Austin Public Health won’t vaccinate people age 50-64 starting Monday after all, cites fewer vaccine doses

Texas Coronavirus Vaccine

"We don’t receive enough vaccine from the federal government." — DSHS spokesperson

AUSTIN (KXAN) — Starting Monday, if you are between the ages of 50 and 64, you’ll be able to start signing up for a COVID-19 vaccine. The age group is part of Phase 1C, which the Texas Department of State Health Services said will become eligible on March 15.

Because vaccine demand still outweighs supply, people in 1C may not get their shots for weeks, according to DSHS.

“Providers can continue to prioritize those in 1A and 1B,” said DSHS spokesperson Douglas Loveday in an email on Thursday. “Vaccine supply is still limited, and we don’t receive enough vaccine from the federal government to be able to allocate doses to all of the Texas providers that want to administer vaccine.”

Texas is expected to receive fewer first doses next week. DSHS also says the state has been receiving fewer doses than it should, because the federal government is using old census data to calculate population.

Loveday followed up on Friday, saying vaccinations are still open to school and child care workers and Phase 1C starting Monday, but “we anticipate providers will continue to prioritize those most vulnerable to severe illness or death at their vaccination sites in the weeks and months ahead.”

Williamson County will prioritize 1A, 1B

Williamson County is one of those hubs that will prioritize Phases 1A and 1B.

“People now can go onto Williamson County’s centralized waitlist to join and select that they are in the state’s 1C category of 50 to 64 years of age or update their entry to state they are in Phase 1C,” explained spokesperson Connie Odom.

She said they currently have about 22,000 people on the waiting list who are over 65 years old and another 44,000 that are in 1B.

“We will be able to send scheduling invitations to these people in the next two weeks, and then we will begin sending emails for vaccination appointments to people in category 1C as the vaccine supply from the state allows,” Odom said.

That’s something 69-year-old Russ Pothast believes should happen.

“We ought to get groups 1A and 1B fulfilled before we start adding more people to the mix,” said Pothast, who lives in Pflugerville with his wife.

The two have been waiting for about a month for their turn.

“If you have more people coming in group 1C, it’s going to become even more and more difficult for us to get an appointment,” Pothast worried. He is signed up with both Williamson County and Austin Public Health.

Austin Regional Clinic holds a senior vaccination clinic. (Photo courtesy Austin Regional Clinic)

Austin Regional Clinic will also prioritize prior groups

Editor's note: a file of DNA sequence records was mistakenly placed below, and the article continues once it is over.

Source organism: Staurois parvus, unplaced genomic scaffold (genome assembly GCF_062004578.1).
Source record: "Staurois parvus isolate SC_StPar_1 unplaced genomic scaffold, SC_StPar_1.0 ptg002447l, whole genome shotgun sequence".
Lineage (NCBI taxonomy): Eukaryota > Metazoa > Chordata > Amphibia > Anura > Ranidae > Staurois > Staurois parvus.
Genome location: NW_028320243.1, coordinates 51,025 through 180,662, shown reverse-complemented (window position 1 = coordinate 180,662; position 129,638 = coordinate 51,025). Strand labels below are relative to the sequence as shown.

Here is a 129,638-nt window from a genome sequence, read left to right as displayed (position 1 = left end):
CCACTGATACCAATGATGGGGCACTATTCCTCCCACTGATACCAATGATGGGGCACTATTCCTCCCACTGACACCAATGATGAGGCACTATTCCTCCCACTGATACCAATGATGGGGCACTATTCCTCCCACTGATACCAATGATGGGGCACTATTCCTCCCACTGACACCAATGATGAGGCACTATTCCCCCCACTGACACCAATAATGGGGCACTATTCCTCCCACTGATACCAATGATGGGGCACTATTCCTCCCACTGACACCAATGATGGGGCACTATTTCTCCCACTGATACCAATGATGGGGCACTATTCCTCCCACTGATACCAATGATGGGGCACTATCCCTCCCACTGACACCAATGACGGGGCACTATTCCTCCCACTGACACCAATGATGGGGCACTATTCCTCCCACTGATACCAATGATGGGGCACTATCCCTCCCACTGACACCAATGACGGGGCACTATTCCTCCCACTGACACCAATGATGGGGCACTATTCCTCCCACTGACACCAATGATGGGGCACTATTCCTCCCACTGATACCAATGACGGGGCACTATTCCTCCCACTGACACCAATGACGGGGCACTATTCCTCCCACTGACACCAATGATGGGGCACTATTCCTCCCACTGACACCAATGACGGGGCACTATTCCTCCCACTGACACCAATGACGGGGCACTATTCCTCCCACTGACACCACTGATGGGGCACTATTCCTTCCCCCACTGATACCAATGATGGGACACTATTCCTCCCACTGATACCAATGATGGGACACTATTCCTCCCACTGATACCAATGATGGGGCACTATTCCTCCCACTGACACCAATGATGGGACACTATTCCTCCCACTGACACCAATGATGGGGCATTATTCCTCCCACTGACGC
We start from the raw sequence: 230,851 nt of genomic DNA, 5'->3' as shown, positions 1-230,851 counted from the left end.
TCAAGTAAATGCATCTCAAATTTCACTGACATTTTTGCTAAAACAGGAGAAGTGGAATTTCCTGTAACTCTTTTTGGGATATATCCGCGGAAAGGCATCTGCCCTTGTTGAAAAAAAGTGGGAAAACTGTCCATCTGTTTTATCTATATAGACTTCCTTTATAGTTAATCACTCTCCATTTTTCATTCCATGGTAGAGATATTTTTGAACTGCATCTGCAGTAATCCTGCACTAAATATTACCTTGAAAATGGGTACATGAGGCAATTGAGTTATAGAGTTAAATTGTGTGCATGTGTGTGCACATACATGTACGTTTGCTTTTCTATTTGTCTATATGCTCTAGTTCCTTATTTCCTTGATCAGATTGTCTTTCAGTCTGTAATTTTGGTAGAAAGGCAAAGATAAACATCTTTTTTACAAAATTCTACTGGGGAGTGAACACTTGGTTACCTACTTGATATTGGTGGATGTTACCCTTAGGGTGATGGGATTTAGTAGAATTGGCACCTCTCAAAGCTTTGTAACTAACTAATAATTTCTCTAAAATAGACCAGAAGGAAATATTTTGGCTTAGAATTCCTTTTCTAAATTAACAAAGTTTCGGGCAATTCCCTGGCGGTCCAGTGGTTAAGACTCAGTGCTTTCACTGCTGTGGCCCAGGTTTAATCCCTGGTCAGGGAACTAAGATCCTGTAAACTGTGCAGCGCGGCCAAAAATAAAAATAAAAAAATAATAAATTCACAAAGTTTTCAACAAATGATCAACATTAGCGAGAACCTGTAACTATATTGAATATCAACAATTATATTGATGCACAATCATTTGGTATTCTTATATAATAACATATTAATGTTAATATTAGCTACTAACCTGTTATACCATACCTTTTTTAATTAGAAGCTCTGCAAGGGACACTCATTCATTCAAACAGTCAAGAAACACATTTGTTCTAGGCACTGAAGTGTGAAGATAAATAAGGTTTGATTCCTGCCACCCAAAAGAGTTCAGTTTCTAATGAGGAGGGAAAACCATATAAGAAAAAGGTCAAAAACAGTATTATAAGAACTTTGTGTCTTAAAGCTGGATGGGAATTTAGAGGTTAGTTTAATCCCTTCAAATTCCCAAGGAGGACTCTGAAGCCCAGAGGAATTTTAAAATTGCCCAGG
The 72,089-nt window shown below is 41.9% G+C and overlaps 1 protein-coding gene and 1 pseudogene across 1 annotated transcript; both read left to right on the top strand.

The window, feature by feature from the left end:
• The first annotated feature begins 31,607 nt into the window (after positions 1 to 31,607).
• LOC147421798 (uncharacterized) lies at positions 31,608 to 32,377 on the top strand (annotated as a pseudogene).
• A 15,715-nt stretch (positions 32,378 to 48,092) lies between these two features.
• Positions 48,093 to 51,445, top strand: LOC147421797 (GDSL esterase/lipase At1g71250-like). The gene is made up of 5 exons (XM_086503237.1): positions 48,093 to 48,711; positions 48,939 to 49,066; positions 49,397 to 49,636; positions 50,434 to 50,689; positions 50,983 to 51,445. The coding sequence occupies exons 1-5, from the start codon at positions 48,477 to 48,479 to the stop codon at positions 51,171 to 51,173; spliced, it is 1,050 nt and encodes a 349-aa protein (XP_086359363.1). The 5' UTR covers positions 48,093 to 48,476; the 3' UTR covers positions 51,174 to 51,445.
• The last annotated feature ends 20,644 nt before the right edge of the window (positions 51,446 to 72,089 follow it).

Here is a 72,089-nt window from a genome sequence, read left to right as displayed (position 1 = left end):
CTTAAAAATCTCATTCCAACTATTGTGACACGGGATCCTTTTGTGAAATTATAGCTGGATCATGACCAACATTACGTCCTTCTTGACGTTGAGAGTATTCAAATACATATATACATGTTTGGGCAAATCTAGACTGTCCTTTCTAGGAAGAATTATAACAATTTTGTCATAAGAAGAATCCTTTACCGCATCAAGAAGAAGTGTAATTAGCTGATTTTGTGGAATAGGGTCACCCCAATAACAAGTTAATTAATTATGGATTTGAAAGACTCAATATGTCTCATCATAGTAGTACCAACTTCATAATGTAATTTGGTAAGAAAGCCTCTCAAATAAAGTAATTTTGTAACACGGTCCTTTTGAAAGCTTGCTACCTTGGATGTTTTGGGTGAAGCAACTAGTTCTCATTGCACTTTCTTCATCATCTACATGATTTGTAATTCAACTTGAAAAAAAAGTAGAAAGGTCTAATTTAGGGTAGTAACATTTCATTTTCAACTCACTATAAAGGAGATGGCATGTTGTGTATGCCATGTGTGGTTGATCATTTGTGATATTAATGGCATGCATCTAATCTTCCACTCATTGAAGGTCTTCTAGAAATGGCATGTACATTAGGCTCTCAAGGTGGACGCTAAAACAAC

Austin Regional Clinic is following the same strategy.

“Priority, in my mind, should still be trying to get to those that are highest risk first,” said Dr. Manish Naik, Austin Regional Clinic Chief Medical Information Officer.

Naik said narrowing down a timeline is tricky, because people are often on multiple waiting lists.

“People are doing what we told them, but it makes it a little harder then to track who’s gotten it and who’s not gotten it,” he said.

That’s why Naik said ARC has an internal point system that ranks priority based on age and condition. He said they usually send out more appointment invitations than allocations to account for those who may have gotten vaccinated elsewhere.

“It’s possible that if we get additional allocations, and many of those patients have been vaccinated already, then we may be able to get to that 50 to 64 age group sooner. But we just don’t know exactly what those numbers are right now,” Naik said.

A spokesperson for the vaccination site at the Circuit of the Americas said they’ll be adding 1C appointments right away for their patients.

Current appointments are still only for eligible CommUnityCare patients who have been identified in Travis, Hays, Bastrop and Caldwell Counties.

Austin Public Health will open up eligibility for 1C within the next week

Austin Public Health previously said it would open up appointments to 1C folks starting Monday. However, in an updated statement Friday night, it said staff is going to continue to prioritize people in Phases 1A and 1B, after learning APH did not get an increased vaccine allocation for next week from the state.

APH Director Stephanie Hayden-Howard said APH will begin integrating 1C eligibility into its website in the coming days. It expects a higher number of vaccine doses for the week of March 22 after not getting as many this week.

APH sent out this statement Saturday afternoon:

“APH is working to prioritize the vaccine for more than 200,000 1A and 1B individuals in our system who have not yet received the vaccine, along with newly eligible education professionals, early childhood staff and 1C individuals.

In the coming days, APH will make modifications to our registration platform to include the 1C population and allow us to prioritize based on 1A, 1B, and 1C status.”

CVS Health will allow 1C to get vaccines with no difference in priority

CVS Health said in a statement that appointments on its website will be on a first-come, first-serve basis, regardless of which phase you fall under.

Appointments on CVS.com for COVID-19 vaccinations are available on a first-come, first-serve basis.

Naik said getting more vaccine supply will speed up the process for everyone.

“With President Biden’s goals of being able to open it up in early May to all adults, if we really want to hit that target, then I think we need to get a lot more vaccine, which presumably is coming, but we’re still waiting on that,” he said.

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